How We Feel
Why does battery power please some people and deeply offend others?
Those who are pleased are those who see that battery electric vehicles
could, if they became cheap enough to reach a mass market, clean up
urban air. Many are also attracted to the high efficiency of electric
motors, which, depending on price, varies between 90 and 97 percent.
Electrics seem modern and progressive.
And those who are offended? Even though combustion power and battery
power come from the same basic source—the electric charges that hold
molecules together—the sound and fury of combustion give it romantic
appeal. Understandably to these romantics, the hum of electric power is
anticlimax, turning vehicles into appliances. Electrics seem like the
leading edge of an era of standardized automatic vehicles, driving
themselves identically in ranks and rows.
Many alternative cathode and anode chemistries have been discovered
since that first commercial Li-ion battery hit the market in 1991. The
original Cobalt Oxide cathode’s vulnerability to overheating, producing
oxygen, and possibly catching on fire led to the 2006 “era of flaming
laptops”. Meanwhile, other cathode types such as Lithium Manganese Oxide
(LMO) and Lithium Iron Phosphate (LPO) were developed, offering greater
resistance to overheating but having less energy density (measured in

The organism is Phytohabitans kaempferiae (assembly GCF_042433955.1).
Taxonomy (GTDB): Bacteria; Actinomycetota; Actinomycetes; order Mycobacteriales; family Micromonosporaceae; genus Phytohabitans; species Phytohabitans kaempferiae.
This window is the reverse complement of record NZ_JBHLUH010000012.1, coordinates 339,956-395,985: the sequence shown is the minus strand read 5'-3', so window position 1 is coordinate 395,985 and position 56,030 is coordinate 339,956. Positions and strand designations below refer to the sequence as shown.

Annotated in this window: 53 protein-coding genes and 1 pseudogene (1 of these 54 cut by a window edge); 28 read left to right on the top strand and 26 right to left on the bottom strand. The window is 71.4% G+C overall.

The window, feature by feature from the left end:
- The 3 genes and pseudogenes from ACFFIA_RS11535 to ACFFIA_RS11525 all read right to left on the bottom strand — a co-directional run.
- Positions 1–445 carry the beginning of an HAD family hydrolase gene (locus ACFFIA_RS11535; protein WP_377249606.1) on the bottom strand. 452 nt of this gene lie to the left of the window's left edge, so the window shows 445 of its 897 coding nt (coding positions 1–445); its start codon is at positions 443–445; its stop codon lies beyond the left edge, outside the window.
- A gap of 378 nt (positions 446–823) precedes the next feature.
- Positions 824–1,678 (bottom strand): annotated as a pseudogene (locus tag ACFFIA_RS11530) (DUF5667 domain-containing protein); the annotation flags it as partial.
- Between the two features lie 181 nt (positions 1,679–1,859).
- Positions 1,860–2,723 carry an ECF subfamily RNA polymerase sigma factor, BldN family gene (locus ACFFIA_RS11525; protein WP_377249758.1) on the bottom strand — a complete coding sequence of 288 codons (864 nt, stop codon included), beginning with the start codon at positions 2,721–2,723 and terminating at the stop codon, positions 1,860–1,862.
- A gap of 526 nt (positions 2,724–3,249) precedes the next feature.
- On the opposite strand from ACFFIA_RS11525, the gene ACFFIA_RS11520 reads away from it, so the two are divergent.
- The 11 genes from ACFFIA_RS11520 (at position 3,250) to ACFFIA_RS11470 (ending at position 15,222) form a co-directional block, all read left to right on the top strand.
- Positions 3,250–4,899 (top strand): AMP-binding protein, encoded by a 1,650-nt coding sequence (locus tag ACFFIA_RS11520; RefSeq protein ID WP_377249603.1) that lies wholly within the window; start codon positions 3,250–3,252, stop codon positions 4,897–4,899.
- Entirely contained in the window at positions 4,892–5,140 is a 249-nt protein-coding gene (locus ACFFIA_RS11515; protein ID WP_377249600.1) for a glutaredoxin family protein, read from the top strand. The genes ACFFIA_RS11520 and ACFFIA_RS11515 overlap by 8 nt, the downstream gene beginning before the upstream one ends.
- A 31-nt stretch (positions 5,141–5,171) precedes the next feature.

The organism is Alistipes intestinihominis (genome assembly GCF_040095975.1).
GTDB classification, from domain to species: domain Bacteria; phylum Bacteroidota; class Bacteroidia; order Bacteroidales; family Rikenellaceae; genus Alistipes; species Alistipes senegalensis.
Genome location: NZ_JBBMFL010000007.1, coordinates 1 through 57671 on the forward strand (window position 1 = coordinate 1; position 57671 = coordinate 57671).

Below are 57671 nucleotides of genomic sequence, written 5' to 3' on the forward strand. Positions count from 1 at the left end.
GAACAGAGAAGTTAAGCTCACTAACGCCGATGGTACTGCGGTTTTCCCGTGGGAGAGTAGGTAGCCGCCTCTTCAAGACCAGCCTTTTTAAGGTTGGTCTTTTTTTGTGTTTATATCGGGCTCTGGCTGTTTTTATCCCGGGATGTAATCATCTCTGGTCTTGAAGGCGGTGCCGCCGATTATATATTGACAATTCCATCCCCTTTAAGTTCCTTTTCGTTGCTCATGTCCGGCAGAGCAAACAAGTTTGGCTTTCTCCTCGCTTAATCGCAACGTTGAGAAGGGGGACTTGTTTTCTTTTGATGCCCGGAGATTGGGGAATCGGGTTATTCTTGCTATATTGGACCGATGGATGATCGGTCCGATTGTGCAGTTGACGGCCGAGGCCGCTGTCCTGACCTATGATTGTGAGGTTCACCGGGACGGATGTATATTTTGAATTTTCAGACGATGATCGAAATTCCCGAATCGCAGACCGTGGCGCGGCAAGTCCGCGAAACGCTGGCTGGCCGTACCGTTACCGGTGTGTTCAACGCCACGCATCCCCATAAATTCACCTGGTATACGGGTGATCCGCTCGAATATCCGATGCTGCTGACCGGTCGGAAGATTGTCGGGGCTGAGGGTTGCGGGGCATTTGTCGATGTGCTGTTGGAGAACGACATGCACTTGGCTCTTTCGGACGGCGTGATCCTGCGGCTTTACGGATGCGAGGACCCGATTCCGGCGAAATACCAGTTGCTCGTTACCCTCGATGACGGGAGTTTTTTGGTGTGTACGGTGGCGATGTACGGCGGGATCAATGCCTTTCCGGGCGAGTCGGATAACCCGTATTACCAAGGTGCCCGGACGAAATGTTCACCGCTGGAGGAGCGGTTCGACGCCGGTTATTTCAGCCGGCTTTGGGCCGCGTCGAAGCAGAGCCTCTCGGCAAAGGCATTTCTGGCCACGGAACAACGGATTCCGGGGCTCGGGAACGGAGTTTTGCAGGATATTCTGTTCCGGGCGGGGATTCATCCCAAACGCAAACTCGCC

kilowatt-hours per kilogram, or kWh/kg). These types have become the
principal players in the electric vehicle field.
How They’re Made
What are these batteries, physically? First of all, they are completely
sealed and contain no water (lithium and water react violently). Each of
the two electrodes is usually implemented as a thin metal foil carrying
a layer of the electrode material in powder form, held together and
onto the foil by a polymer binder. The positive electrode begins with a
thin aluminum foil to function as a current collector, with electrode
material and binder on its surface. The negative electrode material is
commonly carbon, again held in place by polymer binder but on a thin
copper foil current collector. The active surfaces of the two face each
other, separated by a thin (0.001 inch) polymer membrane separator whose
cost can be half of total cell cost. Electrolyte wets both electrodes.
The two obvious packaging schemes are cylindrical and flat. In a
cylindrical cell, such as the “billions served” 18650, the electrode
material is made in the form of long strips, which are sandwiched over
the separator. This is then rolled up to fit in the cylindrical
container. The 18650 is so called because it is nominally 18mm in
diameter (a little under 3/4 inch) and 65mm long (a bit over 2 1/2
inches). A potential advantage of a flat format is that the cell